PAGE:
It doesn’t only happen in the morning, and sickness is sometimes an understatement. Despite being one of the most common pregnancy problems under the sun, so-called “morning sickness” has been confusing pregnant women for generations because its name is deceiving. When a pregnant mom gets nauseated when she first rises and also when she drives home from work, sees a scrambled egg, looks at an ultrasound photo, crosses her legs at the ankles—you get the idea—she’s apt to wonder whether she’s got something more than morning sickness.
Here are the facts you need to know about morning sickness and pregnancy:
- It can strike any time of the day or night
An unfortunate one-quarter of all pregnant moms even experience it nearly all day.
- It completely skips some pregnant women
Not having it doesn’t mean anything about the viability of the pregnancy, though some folklore out there may insist otherwise.
- It can happen during any trimester
Though it’s most common in the first twelve weeks, your pregnancy hormones—the likely culprit behind morning sickness—can leave you feeling green even into the third trimester.
- It won’t keep your baby from getting necessary nutrition
As long as you’re able to keep some food and liquids down, your baby will get what she or he needs.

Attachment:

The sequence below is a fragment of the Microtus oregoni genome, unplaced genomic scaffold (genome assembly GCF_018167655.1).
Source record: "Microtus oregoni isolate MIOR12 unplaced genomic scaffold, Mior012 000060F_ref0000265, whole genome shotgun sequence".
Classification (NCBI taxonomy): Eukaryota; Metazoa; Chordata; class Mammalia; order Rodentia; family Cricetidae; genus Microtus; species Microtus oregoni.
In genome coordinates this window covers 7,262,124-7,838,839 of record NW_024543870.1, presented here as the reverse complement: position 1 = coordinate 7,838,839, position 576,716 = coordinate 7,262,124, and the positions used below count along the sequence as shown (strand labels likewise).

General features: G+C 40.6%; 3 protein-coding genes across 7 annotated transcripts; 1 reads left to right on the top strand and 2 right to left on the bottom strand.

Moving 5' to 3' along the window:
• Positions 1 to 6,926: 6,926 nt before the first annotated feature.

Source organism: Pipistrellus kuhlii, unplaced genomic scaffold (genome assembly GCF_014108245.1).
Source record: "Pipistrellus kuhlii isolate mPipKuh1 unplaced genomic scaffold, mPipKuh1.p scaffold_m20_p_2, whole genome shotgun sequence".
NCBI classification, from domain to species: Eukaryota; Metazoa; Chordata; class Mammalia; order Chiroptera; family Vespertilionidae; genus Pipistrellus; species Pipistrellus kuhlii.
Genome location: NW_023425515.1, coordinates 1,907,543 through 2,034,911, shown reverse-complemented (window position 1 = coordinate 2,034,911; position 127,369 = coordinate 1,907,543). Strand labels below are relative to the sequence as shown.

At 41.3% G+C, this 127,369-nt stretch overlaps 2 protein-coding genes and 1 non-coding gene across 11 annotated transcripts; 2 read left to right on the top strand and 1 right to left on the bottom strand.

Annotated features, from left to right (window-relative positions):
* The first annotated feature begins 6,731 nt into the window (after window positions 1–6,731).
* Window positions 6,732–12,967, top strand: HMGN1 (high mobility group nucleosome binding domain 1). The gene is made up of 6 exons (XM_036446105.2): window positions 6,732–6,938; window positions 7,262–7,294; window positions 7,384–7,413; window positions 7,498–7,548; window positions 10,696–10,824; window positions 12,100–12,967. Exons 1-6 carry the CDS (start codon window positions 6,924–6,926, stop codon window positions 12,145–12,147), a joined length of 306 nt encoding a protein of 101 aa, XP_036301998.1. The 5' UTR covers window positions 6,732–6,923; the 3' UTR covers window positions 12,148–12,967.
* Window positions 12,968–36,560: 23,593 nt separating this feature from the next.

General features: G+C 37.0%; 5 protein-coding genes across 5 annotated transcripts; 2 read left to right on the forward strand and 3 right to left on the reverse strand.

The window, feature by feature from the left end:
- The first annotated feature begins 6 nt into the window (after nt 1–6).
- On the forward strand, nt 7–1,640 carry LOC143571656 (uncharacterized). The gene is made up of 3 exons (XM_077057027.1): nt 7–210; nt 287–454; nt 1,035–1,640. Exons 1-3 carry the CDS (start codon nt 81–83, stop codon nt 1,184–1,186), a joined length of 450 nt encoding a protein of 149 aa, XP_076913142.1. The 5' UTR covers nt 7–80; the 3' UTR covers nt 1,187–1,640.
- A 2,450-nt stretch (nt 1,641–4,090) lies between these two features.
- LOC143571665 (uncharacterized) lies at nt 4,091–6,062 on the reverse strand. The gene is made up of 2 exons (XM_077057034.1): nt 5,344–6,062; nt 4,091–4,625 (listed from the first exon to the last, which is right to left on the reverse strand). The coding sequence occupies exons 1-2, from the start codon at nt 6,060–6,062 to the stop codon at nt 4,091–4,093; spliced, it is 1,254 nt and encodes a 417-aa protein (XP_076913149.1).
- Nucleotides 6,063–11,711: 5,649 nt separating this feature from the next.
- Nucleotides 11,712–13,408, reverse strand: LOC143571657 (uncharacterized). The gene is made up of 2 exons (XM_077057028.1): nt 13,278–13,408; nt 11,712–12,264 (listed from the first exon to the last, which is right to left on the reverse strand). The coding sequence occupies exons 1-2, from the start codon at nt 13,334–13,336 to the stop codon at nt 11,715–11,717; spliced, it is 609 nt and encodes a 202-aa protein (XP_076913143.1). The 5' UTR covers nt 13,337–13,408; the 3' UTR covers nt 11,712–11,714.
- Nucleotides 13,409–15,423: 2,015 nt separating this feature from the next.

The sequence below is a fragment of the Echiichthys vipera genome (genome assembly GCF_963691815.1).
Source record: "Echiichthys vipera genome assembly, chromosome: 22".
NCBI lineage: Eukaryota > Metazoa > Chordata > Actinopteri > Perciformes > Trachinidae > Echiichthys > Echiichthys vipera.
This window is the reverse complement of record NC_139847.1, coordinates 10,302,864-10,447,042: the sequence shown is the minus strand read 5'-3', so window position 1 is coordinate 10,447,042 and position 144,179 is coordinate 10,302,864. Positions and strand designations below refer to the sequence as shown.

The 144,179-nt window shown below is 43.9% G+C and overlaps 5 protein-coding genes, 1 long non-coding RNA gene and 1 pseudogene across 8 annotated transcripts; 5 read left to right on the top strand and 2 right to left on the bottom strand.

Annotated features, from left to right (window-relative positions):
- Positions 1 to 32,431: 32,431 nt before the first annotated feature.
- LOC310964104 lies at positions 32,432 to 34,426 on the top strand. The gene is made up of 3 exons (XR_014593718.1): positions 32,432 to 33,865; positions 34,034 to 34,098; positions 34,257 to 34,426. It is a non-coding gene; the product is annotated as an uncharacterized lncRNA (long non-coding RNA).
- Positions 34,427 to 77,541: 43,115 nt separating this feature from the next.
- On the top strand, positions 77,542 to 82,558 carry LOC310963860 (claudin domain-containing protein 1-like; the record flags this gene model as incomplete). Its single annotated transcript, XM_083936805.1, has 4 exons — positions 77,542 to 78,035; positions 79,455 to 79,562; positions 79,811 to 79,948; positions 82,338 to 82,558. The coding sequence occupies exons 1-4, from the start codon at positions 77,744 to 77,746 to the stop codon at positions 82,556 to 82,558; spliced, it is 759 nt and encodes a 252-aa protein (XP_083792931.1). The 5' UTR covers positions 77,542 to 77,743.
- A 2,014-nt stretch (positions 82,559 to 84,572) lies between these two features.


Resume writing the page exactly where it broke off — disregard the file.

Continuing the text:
- It does not indicate the sex of your baby
There is data to suggest that women with extremely severe hyperemesis are more likely to have girls, but we wouldn’t buy any baby clothes too early.
Even though morning sickness and pregnancy go hand-in-hand, the severity of the condition varies widely. For some women, it’s a matter of feeling a little woozy. For others, it results in retching so hard their muscles ache. Hyperemesis gravidarum is the severest form. You might call it morning sickness on steroids – with a vengeance. If you have this, you’re likely unable to keep foods and liquids down, and you may even require prescription anti-nausea medications and/or IV nutrition. Seek a trusted women’s health doctor to help you feel as comfortable as possible during your pregnancy.
How to Stave off Morning Sickness
If you have the more usual form morning sickness, you can do a few things to fight it on your own. Most important is rest, rest, rest. Some women swear by eating small meals every hour or two, sipping rather than gulping fluids, incorporating ginger into your diet (candy, gum, tea, ginger ale, etc.), or wearing acupressure bands designed to fight nausea (available at most drug stores). Try a combination of techniques to see what works best for your morning sickness.
Do you have a remedy that works for you? Share it with us in the comments.
If you’re pregnant and are experiencing morning sickness that is interfering with your normal life, request an appointment with our doctors and women’s health team today. We’ll help you find ways to send your nausea packing so you can enjoy your pregnancy.